Tag Archives: pork

The BAD little town that’s so good (2)

I woke up on Easter Sunday to another beautiful day. The sun was shining, birds were singing, a cock… was crowing in the distance, and I was awake at 9am – unheard of.

I cheerily hummed my way across the yard to the breakfast room, where Herr Scherr was playing the host with the most. While I was shambling around trying to locate spoons, napkins and tea, he presented me with a surprise gift.

What a lovely gesture!
What a lovely gesture!

I wanted to grab him by his manly German braces and plant a smacker on him, but his Russian wife could have been lurking nearby and that could have meant big trouble. Instead, I asked him for a pot of tea.

After dining like a queen and taking a shower, I popped back over to Herr Scherr to enquire about renting a bike for the day. He said he’d meet me outside the garage in around 10 minutes which, in German time, meant a minute and a half. He unlocked one of the garages to reveal a range of bicycles, choosing one that he thought would be a good fit for me. After hammering on the saddle a bit to lower it even further, I hopped on.

My bike
My bike – a ridiculous €2.50 for the day

I wobbled around the yard a couple of times in front of him, he told me to have fun, probably mentally wrote the bike off, and I was on my merry way.

I didn’t have any real plan; I was just going to cycle around as much of the lake as I could manage. I am what the Germans refer to as a “Schönwetter-Radfahrer” so I was a bit out of practice and had no desire to kill myself on such a lovely day. I cycled towards the lake, where the Germans were out in force doing what Germans do best – walking, running, biking, eating, and drinking beer, though usually not all at the same time.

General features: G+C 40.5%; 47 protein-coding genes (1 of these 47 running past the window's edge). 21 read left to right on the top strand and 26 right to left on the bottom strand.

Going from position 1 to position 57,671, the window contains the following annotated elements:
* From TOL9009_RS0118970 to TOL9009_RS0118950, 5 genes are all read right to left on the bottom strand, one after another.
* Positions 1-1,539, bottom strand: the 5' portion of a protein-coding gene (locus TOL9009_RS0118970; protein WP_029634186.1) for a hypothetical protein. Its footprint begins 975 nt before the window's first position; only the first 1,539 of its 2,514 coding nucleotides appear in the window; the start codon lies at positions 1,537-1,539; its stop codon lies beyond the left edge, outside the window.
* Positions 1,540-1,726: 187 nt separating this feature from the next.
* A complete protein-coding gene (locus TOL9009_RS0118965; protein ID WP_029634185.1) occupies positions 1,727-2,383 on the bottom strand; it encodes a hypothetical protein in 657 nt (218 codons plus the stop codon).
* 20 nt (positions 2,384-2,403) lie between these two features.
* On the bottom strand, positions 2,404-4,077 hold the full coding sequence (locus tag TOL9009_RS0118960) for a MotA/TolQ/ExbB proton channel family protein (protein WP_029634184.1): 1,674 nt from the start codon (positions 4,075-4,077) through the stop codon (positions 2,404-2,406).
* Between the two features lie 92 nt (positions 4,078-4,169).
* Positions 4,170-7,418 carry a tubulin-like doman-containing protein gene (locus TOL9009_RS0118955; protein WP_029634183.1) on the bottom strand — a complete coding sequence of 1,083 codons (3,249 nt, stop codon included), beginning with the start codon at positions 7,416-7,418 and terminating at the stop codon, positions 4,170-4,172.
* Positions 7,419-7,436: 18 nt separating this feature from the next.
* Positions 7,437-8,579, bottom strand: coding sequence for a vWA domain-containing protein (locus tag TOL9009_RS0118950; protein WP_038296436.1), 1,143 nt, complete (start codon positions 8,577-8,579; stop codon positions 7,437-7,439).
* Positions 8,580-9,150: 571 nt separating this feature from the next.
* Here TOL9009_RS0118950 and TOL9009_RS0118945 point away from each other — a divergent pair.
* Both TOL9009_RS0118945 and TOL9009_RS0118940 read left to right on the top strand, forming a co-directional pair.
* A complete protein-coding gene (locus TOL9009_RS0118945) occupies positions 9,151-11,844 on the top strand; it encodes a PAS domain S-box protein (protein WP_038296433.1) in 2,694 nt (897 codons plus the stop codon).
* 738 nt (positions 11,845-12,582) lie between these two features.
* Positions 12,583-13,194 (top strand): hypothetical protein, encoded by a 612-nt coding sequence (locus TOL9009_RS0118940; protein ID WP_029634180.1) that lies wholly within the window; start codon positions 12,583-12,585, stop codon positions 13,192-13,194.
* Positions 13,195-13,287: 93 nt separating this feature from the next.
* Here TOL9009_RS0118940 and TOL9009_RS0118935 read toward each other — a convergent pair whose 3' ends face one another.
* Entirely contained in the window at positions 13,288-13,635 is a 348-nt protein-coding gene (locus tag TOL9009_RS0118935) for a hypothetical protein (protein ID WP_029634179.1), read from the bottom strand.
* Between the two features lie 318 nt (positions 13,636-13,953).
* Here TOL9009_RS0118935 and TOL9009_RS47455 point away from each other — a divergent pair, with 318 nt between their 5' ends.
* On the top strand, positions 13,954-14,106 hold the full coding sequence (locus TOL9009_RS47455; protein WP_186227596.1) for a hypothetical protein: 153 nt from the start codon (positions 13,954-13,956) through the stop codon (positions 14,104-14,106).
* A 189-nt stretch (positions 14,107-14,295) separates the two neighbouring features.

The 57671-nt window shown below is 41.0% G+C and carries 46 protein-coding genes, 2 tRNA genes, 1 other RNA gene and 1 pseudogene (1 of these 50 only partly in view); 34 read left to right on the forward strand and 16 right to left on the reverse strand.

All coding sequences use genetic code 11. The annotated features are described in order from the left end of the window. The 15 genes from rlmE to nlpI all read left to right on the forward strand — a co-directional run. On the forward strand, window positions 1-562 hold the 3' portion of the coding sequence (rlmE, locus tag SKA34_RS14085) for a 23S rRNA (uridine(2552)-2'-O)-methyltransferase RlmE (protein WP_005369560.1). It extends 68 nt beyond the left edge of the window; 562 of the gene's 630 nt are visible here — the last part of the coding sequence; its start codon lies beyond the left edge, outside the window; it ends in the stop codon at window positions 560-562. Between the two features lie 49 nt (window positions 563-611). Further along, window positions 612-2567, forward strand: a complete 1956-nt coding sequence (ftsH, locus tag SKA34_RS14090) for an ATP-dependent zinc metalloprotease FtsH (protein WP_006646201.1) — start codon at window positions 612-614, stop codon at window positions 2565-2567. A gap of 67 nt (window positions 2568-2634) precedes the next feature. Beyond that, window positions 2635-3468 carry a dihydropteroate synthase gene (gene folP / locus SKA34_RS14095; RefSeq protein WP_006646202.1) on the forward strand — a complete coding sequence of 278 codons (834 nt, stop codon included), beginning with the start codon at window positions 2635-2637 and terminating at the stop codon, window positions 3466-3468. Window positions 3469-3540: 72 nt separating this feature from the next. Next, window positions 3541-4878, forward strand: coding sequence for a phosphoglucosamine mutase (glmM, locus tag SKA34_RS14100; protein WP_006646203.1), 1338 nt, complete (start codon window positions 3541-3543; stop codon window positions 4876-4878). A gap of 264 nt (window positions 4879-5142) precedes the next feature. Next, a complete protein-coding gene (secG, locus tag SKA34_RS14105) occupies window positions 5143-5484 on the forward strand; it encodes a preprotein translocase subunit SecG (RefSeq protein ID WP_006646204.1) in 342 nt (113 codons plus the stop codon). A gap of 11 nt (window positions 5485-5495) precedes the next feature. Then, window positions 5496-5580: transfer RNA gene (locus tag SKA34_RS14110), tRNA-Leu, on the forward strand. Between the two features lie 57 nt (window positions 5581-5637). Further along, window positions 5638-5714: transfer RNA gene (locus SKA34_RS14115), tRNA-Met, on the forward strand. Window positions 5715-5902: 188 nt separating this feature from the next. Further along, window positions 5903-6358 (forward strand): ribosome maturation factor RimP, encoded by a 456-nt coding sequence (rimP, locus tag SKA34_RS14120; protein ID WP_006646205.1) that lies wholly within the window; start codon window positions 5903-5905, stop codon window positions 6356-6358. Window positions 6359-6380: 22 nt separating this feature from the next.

The man on the right is demonstrating how to get into the perfect sitzpinkelling position...
The man on the right is demonstrating how to get into the perfect sitzpinkelling position…

In case you hadn’t gathered from the previous post, BAD Saarow and Scharmützelsee are rather beautiful. In fact, it was hard to stay on my bike for any amount of time as I kept on jumping off to take photos of pretty things, which was virtually everything. The houses dotted around the lake are so cute, it’s hard to believe people actually live in them.

But the absolute winner had to be…

How cool is that?!
How cool is that?!

I cycled on and on, proud of myself for not having fallen off or killed anyone. There were cycle lanes most of the way and it was pretty flat so this wasn’t really much of an achievement. Eventually, hunger started gnawing at me so I began keeping an eye out for a likely establishment. After a while, I happened upon the charming Café Dorsch.

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I nabbed the last remaining outdoor table, ordered soup and a glass of wine, enjoyed the sun on my face and took in the view.

Could be worse...
Could be worse…

It was in the bathroom after lunch that I realised one leg of my tracksuit bottoms was still tucked into my sock but it was a bit late to do anything about it at that stage.

With my legs complaining only a little, it was time to head back to town, with a few photo stops thrown in along the way. It was lucky I was by myself as I’m not sure anyone else would have had the patience for all the hopping on and off I was doing.

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Once back, I noticed a small beach that I’d somehow missed before. I sat down at the beach-side café, taking the only table that wasn’t reserved.

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At the beach – in March…

As the soup had only half-filled a gap, I decided to order some Apfelstrudel and a cup of tea.

That would definitely finish the gap off.
That would definitely finish the gap off.

With the sky starting to cloud over a bit, I hauled my strudelled butt back onto the bike, wondering if I should now have a sign that said “Wide Load”. After a nap in the comfiest bed ever, it was time to eat – again. As I was still belching garlic from the night before, more garlic was out of the question so I opted for the pork medallions and croquettes in mushroom sauce.

Another massive feed
Another massive feed

If Herr Scherr was surprised that I was still alive and that the bike was still in one piece, he Germanically didn’t show it. Back in my room, I poured a glass of wine and settled in for a night of fiddling about with the photos I’d taken. My phone vibrating made me jump. It was Fireman Sam.

Fireman Sam: Do you want to meet up?

Me: Ugh, I’m so full and so lazy.

Fireman Sam: I’ll be at your hotel in ten minutes.

Me: Urgh. (Belch)